Preferred Stock Purchase Program by Treasury Department May Be an Opportunity for Financial Institutions
A program adopted by Congress at the end of 2020, which has attracted little press coverage, could provide great benefit to qualified community financial institutions. The Consolidated Appropriations Act, 2021 (Act), effective December 27, 2020, establishes an Emergency Capital Investment Fund (ECIF) modeled loosely on the Community Development Capital Initiative (CDCI) and Small Business Lending Fund (SBLF) programs of the Troubled Asset Relief Program (TARP) era.
The Act establishes an aggregate amount of $9 billion for Treasury Department investment in preferred stock, or debentures if a subchapter S corporation, of community financial institutions.
Eligibility: At time of application, an applicant shall provide the Treasury Department with an investment lending plan demonstrating that not less than 30% of the lending of an applicant over the past two fiscal years was made directly to low- and moderate-income borrowers, to borrowers that create direct benefits for low- and moderate-income populations, or to other targeted populations as defined by the ECIF. Existing Community Development Financial Institutions should be meeting these obligations already. Institutions designated as being in a Troubled Condition or subject to a formal enforcement order for safety and soundness are not eligible to participate.
Term and Dividend Rate: The dividend rate is set at 2% for the first 10 years, with a downward adjustment, if the amount of lending by the institution within the minority, rural, and urban low-income and underserved communities to low- and moderate-income borrowers increases. If lending in such areas increases in an amount between 200% and 400% of the capital investment, the annual payment rate drops to 1.25%. If such lending is increased by more than 400% of the capital investment, the dividend rate drops to .5% per annum. It is unclear at present whether these are annual measurements, and the metrics of measurement are yet to be developed. No dividends are due within the first 24-month period, and dividends may be deferred if an applicant encounters a failure to meet Tier 1 Capital Ratios. If the investment is not repaid to the Treasury Department at the end of 10 years, it is likely to have a punitive interest rate.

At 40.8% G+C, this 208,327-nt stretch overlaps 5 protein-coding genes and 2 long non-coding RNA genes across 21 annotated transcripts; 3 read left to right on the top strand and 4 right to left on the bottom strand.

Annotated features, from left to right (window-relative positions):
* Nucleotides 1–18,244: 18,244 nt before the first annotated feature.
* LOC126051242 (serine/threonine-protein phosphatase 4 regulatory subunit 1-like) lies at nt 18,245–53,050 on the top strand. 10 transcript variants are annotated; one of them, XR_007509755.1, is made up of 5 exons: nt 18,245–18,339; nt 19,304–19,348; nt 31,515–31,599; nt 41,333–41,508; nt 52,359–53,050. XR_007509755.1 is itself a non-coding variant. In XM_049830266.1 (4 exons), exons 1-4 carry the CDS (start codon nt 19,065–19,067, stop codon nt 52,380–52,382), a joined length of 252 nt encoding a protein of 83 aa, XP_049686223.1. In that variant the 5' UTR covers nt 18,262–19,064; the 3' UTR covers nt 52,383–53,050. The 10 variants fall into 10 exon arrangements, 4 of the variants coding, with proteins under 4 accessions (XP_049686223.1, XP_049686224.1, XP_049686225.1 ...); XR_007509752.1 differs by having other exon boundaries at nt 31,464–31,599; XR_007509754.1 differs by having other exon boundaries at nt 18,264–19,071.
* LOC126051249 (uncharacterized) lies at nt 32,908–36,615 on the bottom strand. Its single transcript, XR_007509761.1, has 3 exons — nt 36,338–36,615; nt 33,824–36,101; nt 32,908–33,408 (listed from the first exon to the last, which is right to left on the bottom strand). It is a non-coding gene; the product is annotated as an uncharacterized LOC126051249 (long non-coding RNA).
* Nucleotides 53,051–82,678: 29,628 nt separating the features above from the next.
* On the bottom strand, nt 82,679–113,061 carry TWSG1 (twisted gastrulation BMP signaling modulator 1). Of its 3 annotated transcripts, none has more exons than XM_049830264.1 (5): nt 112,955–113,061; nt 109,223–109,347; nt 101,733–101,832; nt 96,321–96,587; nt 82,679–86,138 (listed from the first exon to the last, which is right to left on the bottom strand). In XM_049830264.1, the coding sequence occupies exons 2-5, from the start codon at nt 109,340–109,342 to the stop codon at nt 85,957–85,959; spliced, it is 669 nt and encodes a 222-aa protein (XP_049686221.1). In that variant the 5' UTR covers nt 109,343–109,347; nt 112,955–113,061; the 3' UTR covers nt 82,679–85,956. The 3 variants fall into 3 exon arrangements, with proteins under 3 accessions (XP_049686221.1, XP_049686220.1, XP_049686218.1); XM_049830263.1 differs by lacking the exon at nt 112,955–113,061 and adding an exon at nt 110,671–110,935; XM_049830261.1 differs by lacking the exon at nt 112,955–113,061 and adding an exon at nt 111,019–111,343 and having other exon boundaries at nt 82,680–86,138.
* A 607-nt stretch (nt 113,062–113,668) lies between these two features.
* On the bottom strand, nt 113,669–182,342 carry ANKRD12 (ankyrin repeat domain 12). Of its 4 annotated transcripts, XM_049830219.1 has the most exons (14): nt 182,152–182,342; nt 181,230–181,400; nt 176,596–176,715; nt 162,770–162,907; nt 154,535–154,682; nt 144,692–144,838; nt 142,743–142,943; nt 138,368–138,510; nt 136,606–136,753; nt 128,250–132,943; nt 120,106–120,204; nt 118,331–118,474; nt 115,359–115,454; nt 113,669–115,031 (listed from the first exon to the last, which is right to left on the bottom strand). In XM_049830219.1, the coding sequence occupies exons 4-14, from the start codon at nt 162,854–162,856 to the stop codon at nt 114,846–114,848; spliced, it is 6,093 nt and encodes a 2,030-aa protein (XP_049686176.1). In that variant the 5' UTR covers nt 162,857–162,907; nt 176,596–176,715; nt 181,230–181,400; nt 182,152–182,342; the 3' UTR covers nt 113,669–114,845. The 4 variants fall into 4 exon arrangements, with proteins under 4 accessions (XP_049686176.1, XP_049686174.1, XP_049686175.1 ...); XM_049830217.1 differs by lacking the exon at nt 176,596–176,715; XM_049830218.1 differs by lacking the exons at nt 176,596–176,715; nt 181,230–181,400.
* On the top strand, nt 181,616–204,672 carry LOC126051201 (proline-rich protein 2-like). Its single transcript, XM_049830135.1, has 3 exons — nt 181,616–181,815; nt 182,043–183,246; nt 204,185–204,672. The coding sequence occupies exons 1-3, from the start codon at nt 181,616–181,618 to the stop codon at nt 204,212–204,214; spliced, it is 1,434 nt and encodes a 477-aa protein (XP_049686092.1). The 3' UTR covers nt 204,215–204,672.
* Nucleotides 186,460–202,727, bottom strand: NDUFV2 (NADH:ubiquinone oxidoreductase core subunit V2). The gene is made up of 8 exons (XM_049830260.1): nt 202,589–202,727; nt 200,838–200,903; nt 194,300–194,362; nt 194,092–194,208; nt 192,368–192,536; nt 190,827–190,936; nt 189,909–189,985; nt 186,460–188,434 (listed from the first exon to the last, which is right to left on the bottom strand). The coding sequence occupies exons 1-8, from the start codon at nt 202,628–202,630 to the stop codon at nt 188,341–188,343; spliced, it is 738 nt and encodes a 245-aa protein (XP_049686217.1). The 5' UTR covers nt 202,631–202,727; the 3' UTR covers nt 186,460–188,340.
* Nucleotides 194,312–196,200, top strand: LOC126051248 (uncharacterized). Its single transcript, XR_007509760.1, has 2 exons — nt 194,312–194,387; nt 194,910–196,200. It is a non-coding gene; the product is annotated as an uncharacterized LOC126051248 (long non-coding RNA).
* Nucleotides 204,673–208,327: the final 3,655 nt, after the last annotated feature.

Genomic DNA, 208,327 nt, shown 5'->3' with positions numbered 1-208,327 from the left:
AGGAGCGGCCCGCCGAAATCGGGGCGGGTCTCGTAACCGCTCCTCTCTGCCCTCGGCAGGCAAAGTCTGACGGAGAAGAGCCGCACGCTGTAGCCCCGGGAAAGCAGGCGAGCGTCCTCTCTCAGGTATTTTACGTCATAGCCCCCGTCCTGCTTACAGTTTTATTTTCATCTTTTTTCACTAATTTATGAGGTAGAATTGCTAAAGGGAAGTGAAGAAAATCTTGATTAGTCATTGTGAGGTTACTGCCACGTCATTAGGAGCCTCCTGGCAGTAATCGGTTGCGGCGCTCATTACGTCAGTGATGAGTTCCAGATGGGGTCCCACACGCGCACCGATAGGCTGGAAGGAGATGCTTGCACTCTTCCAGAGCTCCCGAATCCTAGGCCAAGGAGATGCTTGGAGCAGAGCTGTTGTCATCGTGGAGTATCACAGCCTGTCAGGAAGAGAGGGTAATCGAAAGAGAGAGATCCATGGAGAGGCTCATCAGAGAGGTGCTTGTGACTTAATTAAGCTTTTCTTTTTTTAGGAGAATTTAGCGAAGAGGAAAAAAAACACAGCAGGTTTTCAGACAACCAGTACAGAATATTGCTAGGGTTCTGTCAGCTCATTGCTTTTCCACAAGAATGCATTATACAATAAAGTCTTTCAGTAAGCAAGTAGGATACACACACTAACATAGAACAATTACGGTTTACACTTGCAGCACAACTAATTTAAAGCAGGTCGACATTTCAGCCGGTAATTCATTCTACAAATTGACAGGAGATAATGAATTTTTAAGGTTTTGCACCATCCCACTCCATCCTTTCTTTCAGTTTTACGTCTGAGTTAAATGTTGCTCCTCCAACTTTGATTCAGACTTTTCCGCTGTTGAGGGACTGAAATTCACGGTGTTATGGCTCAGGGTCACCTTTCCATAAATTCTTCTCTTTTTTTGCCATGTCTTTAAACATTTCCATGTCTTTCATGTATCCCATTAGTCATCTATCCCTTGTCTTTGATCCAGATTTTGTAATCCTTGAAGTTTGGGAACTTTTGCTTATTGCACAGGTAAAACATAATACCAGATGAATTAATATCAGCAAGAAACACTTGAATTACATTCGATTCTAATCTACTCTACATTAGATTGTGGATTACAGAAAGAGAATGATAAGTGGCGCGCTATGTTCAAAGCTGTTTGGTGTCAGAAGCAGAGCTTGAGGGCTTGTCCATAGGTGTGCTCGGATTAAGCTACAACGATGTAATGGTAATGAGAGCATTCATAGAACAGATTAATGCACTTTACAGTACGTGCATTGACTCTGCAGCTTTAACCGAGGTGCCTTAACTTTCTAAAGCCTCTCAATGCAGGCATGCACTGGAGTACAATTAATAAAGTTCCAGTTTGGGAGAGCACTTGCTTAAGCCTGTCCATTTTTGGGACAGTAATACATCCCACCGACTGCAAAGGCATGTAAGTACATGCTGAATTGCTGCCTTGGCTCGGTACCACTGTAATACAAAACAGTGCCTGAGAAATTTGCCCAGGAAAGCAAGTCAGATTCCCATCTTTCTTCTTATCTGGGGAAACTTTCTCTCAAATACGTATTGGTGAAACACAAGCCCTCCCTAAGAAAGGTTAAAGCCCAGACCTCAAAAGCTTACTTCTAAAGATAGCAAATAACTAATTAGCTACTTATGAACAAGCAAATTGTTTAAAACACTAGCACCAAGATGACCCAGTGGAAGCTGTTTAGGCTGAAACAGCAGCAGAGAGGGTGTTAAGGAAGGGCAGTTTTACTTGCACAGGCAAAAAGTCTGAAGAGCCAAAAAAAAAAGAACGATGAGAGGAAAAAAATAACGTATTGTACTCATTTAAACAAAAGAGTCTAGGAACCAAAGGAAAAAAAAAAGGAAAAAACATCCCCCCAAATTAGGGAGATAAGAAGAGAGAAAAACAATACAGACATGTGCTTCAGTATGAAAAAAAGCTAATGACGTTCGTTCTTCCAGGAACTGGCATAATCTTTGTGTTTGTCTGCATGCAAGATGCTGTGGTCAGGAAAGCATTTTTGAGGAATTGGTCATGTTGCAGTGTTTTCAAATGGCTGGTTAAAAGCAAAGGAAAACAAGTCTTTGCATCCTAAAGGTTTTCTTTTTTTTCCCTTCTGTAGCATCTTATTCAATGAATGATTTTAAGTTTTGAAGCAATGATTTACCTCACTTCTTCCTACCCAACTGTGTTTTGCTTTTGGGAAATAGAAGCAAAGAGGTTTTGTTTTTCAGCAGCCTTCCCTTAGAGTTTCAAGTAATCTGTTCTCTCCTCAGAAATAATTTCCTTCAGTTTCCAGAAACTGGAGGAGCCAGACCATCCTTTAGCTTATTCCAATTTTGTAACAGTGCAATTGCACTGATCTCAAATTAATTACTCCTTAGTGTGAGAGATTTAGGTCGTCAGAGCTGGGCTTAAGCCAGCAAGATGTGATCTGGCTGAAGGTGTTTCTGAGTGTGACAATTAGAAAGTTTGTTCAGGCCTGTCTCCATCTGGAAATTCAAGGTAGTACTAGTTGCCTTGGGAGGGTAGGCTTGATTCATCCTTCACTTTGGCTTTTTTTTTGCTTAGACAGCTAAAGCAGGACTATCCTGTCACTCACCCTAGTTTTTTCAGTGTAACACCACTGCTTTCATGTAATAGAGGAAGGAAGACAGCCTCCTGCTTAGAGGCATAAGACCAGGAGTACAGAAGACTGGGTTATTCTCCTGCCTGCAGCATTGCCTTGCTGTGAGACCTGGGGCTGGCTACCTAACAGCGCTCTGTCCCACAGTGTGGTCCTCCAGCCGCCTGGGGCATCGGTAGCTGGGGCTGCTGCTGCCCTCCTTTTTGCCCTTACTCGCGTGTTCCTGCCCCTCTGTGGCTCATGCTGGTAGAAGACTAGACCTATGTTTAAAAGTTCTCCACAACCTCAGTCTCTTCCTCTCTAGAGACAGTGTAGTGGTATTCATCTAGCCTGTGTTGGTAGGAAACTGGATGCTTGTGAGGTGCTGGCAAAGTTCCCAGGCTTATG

Amount Available: The amount of preferred stock (or debentures for sub S corporations) that may be issued by a community financial institution is not more than 7.5% of total assets for institutions with assets more than $2 billion, 15% of total assets for institutions with assets between $500 million and $2 billion, and 22.5% of total assets for institutions with less than $500 million of assets, provided no investment by the Treasury Department can exceed $250 million. There is a $4 billion set-aside for institutions with less than $2 billion in assets.
Exit Strategy: Unlike the prior programs, the secretary of the Treasury is required to give a right of first refusal to the issuer to buy back the instrument before sale to a third party and shall not sell more than 25% of the interest to any one purchaser.
Grants: In addition to the proposed investment in preferred stock or debentures, $3 billion is appropriated for grants to community financial institutions to expand lending, grant making, or investment activity in low- to moderate-income minority communities and to minorities who have significant unmet capital financial services needs, as well as financial assistance, technical assistance, awards training, and outreach programs. No information has come out on such programs yet.
Capital Treatment: The legislation provides that the Treasury Department shall seek to establish that the preferred stock shall receive Tier 1 capital treatment.
Sunset of Program: Program eligibility will terminate six months after the National Emergency Declaration by the President on March 13, 2020, terminates.
Points of Concern: The Treasury Department is directed to issue rules setting restrictions on dividends, executive compensation, and share repurchases, but has yet to issue such rules. Because of restrictions imposed under the previous CDCI and SBLF programs, there are the following questions:
What are the limitations on executive compensation? Prior rules for the CDCI and SBLF programs limited cash bonuses to certain executive officers.
What are the limitations on dividends paid on common stock? Prior rules for the CDCI and SBLF programs limited dividends per annum to the amount of annual dividend paid in the year prior to participation in the program, and if reduced, set a lower ceiling.
What are the limitations on stock repurchase programs? Prior rules for the CDCI and SBLF programs prohibited any repurchase if preferred dividends were not paid current.
What are the limitations imposed on the 30% lending test eligibility criteria? The legislation includes borrowers “that create direct benefits for low- and moderate-income populations….”